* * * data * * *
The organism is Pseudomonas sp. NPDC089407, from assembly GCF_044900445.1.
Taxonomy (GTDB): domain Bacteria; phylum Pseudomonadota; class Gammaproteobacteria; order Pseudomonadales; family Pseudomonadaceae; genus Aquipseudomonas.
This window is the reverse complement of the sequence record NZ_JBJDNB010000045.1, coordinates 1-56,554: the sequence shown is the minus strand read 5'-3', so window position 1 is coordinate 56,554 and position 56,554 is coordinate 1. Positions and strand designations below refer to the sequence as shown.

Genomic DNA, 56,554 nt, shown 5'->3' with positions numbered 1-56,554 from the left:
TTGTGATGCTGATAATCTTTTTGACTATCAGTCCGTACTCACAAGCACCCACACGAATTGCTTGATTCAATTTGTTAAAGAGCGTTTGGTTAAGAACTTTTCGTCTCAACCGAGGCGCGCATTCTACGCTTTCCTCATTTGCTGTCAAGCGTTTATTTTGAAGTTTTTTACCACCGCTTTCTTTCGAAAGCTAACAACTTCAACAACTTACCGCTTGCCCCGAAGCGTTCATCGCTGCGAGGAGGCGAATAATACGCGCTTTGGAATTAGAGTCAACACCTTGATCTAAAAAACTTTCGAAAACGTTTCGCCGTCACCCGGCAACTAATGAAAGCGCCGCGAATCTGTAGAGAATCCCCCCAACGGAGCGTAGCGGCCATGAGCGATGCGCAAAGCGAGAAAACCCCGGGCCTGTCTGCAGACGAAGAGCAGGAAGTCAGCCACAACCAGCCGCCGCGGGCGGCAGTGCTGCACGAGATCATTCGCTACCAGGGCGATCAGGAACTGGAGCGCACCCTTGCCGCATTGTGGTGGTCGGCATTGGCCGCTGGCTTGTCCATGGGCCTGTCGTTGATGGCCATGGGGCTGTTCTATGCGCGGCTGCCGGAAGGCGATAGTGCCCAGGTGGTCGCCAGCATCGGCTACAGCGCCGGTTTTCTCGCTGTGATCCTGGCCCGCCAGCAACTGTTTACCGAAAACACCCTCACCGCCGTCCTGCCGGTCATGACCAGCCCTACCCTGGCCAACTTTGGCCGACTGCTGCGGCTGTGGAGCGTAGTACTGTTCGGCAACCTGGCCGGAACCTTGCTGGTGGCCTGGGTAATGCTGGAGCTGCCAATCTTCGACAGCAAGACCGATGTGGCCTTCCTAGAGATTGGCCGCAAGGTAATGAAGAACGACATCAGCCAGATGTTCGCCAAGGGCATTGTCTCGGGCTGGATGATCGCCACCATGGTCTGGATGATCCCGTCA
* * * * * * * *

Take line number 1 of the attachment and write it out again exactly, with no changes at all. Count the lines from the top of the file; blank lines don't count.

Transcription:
The organism is Pseudomonas sp. NPDC089407, from assembly GCF_044900445.1.